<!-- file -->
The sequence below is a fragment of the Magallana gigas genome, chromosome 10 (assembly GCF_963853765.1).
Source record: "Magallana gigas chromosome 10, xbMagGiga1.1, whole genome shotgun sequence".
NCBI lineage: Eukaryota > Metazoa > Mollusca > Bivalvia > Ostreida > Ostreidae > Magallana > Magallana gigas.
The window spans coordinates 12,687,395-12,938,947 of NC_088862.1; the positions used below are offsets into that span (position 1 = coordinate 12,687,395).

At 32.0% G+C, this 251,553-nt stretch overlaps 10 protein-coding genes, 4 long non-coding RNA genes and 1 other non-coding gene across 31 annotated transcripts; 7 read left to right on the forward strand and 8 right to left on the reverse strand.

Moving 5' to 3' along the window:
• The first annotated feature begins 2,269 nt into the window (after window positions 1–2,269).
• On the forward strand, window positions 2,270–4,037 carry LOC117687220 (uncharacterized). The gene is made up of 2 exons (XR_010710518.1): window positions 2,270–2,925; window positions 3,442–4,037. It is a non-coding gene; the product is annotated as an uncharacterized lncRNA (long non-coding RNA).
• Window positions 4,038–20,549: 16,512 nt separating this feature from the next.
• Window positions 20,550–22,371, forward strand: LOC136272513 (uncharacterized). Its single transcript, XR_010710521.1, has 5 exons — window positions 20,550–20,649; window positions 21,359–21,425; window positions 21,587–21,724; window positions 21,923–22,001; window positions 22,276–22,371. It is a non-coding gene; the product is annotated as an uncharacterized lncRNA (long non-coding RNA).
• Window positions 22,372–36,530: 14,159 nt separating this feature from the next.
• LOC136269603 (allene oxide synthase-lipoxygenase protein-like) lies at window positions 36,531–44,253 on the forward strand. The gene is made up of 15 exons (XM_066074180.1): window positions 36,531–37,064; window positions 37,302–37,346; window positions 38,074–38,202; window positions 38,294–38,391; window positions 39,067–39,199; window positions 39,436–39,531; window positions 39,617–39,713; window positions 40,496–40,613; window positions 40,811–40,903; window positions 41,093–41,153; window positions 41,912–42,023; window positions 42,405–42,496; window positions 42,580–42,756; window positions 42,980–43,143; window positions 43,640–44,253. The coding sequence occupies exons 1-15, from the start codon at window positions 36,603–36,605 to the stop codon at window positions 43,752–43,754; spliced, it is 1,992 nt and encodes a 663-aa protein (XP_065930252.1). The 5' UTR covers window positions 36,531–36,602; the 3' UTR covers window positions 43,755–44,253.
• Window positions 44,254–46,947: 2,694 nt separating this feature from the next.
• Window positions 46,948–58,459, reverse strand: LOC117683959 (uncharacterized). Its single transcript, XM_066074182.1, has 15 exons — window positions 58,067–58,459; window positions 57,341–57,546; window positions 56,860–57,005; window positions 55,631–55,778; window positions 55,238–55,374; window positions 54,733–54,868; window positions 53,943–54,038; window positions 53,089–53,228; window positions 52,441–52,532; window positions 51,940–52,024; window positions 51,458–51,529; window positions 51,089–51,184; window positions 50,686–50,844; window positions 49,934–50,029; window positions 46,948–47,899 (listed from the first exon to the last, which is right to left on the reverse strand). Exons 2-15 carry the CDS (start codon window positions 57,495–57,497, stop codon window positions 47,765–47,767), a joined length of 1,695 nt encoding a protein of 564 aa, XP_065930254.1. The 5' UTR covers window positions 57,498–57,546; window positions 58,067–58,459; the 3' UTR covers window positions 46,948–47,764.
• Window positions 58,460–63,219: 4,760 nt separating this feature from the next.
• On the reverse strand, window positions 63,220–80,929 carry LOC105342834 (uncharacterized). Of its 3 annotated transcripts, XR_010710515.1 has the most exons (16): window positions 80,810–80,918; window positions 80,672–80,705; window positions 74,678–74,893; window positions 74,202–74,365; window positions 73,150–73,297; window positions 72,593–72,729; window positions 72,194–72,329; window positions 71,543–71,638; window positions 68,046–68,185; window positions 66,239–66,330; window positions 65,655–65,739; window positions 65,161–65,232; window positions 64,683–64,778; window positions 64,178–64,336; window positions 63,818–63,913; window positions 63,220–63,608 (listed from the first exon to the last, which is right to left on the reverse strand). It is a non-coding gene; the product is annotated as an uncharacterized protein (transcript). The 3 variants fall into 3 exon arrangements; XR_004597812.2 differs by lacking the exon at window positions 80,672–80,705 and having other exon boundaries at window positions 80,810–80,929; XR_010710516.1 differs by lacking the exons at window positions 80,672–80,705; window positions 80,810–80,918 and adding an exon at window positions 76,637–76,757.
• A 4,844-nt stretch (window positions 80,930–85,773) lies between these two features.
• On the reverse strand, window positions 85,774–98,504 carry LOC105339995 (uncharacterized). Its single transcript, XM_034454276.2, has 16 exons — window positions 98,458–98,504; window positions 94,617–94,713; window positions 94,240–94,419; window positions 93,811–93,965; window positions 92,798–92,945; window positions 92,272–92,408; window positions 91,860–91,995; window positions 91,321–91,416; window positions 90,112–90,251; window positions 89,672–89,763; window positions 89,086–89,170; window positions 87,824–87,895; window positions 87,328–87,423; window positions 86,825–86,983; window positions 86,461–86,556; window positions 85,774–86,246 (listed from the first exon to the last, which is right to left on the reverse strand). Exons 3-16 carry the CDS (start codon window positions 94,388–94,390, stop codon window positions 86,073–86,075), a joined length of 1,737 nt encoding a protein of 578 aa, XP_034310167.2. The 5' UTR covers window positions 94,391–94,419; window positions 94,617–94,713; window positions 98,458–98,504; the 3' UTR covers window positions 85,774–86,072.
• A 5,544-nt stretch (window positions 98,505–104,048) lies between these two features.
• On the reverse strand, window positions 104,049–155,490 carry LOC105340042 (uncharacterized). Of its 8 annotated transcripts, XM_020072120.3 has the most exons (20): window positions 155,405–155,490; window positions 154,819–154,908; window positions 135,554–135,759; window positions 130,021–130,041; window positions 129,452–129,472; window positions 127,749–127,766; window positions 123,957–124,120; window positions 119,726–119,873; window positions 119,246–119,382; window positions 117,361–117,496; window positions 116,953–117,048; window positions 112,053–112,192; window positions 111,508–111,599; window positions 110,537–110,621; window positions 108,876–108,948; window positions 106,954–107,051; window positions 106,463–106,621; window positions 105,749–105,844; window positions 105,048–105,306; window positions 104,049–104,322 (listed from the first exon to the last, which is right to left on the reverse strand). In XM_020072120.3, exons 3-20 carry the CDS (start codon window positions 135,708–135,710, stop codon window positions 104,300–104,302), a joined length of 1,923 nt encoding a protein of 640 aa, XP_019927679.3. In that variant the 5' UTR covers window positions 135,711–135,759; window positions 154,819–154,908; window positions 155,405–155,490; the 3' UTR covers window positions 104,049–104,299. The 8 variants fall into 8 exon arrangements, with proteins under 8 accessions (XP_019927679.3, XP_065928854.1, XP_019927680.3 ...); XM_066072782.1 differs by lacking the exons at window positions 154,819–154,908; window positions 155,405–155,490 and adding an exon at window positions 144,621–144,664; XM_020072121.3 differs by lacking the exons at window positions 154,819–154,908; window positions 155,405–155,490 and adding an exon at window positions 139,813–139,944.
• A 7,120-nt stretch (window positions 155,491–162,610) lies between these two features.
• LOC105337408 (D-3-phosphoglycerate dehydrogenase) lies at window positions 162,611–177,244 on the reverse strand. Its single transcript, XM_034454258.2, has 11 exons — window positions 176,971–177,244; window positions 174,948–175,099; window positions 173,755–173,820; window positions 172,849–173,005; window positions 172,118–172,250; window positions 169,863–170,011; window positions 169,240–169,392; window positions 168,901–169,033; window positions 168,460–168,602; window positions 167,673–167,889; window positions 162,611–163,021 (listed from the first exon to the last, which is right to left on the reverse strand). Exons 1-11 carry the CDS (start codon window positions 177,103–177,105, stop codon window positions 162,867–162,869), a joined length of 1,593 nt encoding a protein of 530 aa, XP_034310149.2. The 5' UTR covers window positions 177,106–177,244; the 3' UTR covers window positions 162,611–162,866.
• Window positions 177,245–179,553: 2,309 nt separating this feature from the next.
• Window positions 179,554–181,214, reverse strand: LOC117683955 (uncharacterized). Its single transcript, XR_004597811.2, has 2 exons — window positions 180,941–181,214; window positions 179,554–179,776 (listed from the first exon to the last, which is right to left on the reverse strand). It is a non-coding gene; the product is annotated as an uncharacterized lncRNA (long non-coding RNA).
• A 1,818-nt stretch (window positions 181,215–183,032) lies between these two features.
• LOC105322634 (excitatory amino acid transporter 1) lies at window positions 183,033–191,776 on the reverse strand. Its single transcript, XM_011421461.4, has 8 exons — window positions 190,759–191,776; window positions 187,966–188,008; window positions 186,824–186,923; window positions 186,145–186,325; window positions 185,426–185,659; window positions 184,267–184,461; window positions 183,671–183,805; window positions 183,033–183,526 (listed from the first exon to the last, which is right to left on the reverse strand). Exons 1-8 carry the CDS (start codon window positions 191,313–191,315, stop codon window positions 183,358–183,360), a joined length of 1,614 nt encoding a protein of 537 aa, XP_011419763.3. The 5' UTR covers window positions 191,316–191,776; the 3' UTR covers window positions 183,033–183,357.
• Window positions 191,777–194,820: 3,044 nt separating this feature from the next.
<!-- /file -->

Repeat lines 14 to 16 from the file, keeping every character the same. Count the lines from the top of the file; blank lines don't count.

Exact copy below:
• Window positions 46,948–58,459, reverse strand: LOC117683959 (uncharacterized). Its single transcript, XM_066074182.1, has 15 exons — window positions 58,067–58,459; window positions 57,341–57,546; window positions 56,860–57,005; window positions 55,631–55,778; window positions 55,238–55,374; window positions 54,733–54,868; window positions 53,943–54,038; window positions 53,089–53,228; window positions 52,441–52,532; window positions 51,940–52,024; window positions 51,458–51,529; window positions 51,089–51,184; window positions 50,686–50,844; window positions 49,934–50,029; window positions 46,948–47,899 (listed from the first exon to the last, which is right to left on the reverse strand). Exons 2-15 carry the CDS (start codon window positions 57,495–57,497, stop codon window positions 47,765–47,767), a joined length of 1,695 nt encoding a protein of 564 aa, XP_065930254.1. The 5' UTR covers window positions 57,498–57,546; window positions 58,067–58,459; the 3' UTR covers window positions 46,948–47,764.
• Window positions 58,460–63,219: 4,760 nt separating this feature from the next.
• On the reverse strand, window positions 63,220–80,929 carry LOC105342834 (uncharacterized). Of its 3 annotated transcripts, XR_010710515.1 has the most exons (16): window positions 80,810–80,918; window positions 80,672–80,705; window positions 74,678–74,893; window positions 74,202–74,365; window positions 73,150–73,297; window positions 72,593–72,729; window positions 72,194–72,329; window positions 71,543–71,638; window positions 68,046–68,185; window positions 66,239–66,330; window positions 65,655–65,739; window positions 65,161–65,232; window positions 64,683–64,778; window positions 64,178–64,336; window positions 63,818–63,913; window positions 63,220–63,608 (listed from the first exon to the last, which is right to left on the reverse strand). It is a non-coding gene; the product is annotated as an uncharacterized protein (transcript). The 3 variants fall into 3 exon arrangements; XR_004597812.2 differs by lacking the exon at window positions 80,672–80,705 and having other exon boundaries at window positions 80,810–80,929; XR_010710516.1 differs by lacking the exons at window positions 80,672–80,705; window positions 80,810–80,918 and adding an exon at window positions 76,637–76,757.